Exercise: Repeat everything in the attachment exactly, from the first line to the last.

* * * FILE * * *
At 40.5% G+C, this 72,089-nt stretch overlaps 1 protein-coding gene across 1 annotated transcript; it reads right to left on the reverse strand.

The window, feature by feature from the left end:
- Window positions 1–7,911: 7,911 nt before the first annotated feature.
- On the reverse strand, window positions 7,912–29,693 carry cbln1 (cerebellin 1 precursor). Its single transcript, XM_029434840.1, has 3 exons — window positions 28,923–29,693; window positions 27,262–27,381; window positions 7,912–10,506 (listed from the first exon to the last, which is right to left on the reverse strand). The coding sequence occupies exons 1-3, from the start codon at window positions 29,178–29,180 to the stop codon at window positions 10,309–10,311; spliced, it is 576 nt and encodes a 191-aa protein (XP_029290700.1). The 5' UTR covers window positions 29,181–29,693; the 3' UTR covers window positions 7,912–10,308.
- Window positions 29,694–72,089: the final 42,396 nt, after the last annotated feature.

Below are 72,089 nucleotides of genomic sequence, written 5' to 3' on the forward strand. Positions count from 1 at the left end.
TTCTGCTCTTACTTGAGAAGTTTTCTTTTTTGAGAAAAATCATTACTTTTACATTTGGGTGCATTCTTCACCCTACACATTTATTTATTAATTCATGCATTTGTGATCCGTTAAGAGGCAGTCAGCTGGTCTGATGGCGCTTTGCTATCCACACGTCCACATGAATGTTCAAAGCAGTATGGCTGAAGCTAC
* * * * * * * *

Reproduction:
At 40.5% G+C, this 72,089-nt stretch overlaps 1 protein-coding gene across 1 annotated transcript; it reads right to left on the reverse strand.

The window, feature by feature from the left end:
- Window positions 1–7,911: 7,911 nt before the first annotated feature.
- On the reverse strand, window positions 7,912–29,693 carry cbln1 (cerebellin 1 precursor). Its single transcript, XM_029434840.1, has 3 exons — window positions 28,923–29,693; window positions 27,262–27,381; window positions 7,912–10,506 (listed from the first exon to the last, which is right to left on the reverse strand). The coding sequence occupies exons 1-3, from the start codon at window positions 29,178–29,180 to the stop codon at window positions 10,309–10,311; spliced, it is 576 nt and encodes a 191-aa protein (XP_029290700.1). The 5' UTR covers window positions 29,181–29,693; the 3' UTR covers window positions 7,912–10,308.
- Window positions 29,694–72,089: the final 42,396 nt, after the last annotated feature.

Below are 72,089 nucleotides of genomic sequence, written 5' to 3' on the forward strand. Positions count from 1 at the left end.
TTCTGCTCTTACTTGAGAAGTTTTCTTTTTTGAGAAAAATCATTACTTTTACATTTGGGTGCATTCTTCACCCTACACATTTATTTATTAATTCATGCATTTGTGATCCGTTAAGAGGCAGTCAGCTGGTCTGATGGCGCTTTGCTATCCACACGTCCACATGAATGTTCAAAGCAGTATGGCTGAAGCTAC